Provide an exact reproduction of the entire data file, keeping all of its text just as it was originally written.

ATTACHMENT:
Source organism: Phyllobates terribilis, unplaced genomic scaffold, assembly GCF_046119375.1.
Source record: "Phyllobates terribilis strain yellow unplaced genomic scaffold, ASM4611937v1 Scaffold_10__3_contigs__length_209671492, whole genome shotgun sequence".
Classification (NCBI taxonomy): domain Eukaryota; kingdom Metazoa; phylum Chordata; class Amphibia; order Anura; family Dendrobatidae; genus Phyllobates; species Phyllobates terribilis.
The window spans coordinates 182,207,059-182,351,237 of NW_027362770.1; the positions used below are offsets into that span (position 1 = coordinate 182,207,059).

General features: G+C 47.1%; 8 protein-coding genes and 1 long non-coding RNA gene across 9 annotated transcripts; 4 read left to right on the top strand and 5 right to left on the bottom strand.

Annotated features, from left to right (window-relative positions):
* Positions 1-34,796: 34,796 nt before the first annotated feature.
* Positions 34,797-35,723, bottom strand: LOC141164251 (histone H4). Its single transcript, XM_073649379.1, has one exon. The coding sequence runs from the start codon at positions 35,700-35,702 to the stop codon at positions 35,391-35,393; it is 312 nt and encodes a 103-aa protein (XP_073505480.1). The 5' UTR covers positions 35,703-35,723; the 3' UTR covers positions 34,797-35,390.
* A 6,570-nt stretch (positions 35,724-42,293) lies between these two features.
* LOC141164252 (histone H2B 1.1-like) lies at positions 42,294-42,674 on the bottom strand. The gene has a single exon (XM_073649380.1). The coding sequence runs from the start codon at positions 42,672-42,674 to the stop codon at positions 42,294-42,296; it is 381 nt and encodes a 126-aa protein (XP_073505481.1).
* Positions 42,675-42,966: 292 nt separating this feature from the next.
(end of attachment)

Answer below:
Source organism: Phyllobates terribilis, unplaced genomic scaffold, assembly GCF_046119375.1.
Source record: "Phyllobates terribilis strain yellow unplaced genomic scaffold, ASM4611937v1 Scaffold_10__3_contigs__length_209671492, whole genome shotgun sequence".
Classification (NCBI taxonomy): domain Eukaryota; kingdom Metazoa; phylum Chordata; class Amphibia; order Anura; family Dendrobatidae; genus Phyllobates; species Phyllobates terribilis.
The window spans coordinates 182,207,059-182,351,237 of NW_027362770.1; the positions used below are offsets into that span (position 1 = coordinate 182,207,059).

General features: G+C 47.1%; 8 protein-coding genes and 1 long non-coding RNA gene across 9 annotated transcripts; 4 read left to right on the top strand and 5 right to left on the bottom strand.

Annotated features, from left to right (window-relative positions):
* Positions 1-34,796: 34,796 nt before the first annotated feature.
* Positions 34,797-35,723, bottom strand: LOC141164251 (histone H4). Its single transcript, XM_073649379.1, has one exon. The coding sequence runs from the start codon at positions 35,700-35,702 to the stop codon at positions 35,391-35,393; it is 312 nt and encodes a 103-aa protein (XP_073505480.1). The 5' UTR covers positions 35,703-35,723; the 3' UTR covers positions 34,797-35,390.
* A 6,570-nt stretch (positions 35,724-42,293) lies between these two features.
* LOC141164252 (histone H2B 1.1-like) lies at positions 42,294-42,674 on the bottom strand. The gene has a single exon (XM_073649380.1). The coding sequence runs from the start codon at positions 42,672-42,674 to the stop codon at positions 42,294-42,296; it is 381 nt and encodes a 126-aa protein (XP_073505481.1).
* Positions 42,675-42,966: 292 nt separating this feature from the next.